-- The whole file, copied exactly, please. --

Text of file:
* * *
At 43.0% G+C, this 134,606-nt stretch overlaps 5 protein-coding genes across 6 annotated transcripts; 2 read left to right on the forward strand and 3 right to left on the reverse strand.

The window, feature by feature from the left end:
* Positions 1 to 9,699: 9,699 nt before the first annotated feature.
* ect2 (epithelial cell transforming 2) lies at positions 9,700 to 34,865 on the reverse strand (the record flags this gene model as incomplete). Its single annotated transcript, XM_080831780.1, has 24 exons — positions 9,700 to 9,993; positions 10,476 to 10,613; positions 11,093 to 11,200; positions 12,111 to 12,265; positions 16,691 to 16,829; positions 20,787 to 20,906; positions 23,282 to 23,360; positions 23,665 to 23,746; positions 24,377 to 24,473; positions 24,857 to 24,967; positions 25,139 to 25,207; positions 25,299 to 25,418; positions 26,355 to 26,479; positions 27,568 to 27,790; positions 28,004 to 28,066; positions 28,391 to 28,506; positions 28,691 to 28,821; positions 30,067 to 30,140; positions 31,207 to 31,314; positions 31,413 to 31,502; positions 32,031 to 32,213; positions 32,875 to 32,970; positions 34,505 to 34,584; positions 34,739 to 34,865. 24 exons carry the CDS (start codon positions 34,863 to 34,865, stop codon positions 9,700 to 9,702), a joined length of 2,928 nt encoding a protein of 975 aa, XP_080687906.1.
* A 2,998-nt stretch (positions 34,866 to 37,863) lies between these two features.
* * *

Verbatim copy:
At 43.0% G+C, this 134,606-nt stretch overlaps 5 protein-coding genes across 6 annotated transcripts; 2 read left to right on the forward strand and 3 right to left on the reverse strand.

The window, feature by feature from the left end:
* Positions 1 to 9,699: 9,699 nt before the first annotated feature.
* ect2 (epithelial cell transforming 2) lies at positions 9,700 to 34,865 on the reverse strand (the record flags this gene model as incomplete). Its single annotated transcript, XM_080831780.1, has 24 exons — positions 9,700 to 9,993; positions 10,476 to 10,613; positions 11,093 to 11,200; positions 12,111 to 12,265; positions 16,691 to 16,829; positions 20,787 to 20,906; positions 23,282 to 23,360; positions 23,665 to 23,746; positions 24,377 to 24,473; positions 24,857 to 24,967; positions 25,139 to 25,207; positions 25,299 to 25,418; positions 26,355 to 26,479; positions 27,568 to 27,790; positions 28,004 to 28,066; positions 28,391 to 28,506; positions 28,691 to 28,821; positions 30,067 to 30,140; positions 31,207 to 31,314; positions 31,413 to 31,502; positions 32,031 to 32,213; positions 32,875 to 32,970; positions 34,505 to 34,584; positions 34,739 to 34,865. 24 exons carry the CDS (start codon positions 34,863 to 34,865, stop codon positions 9,700 to 9,702), a joined length of 2,928 nt encoding a protein of 975 aa, XP_080687906.1.
* A 2,998-nt stretch (positions 34,866 to 37,863) lies between these two features.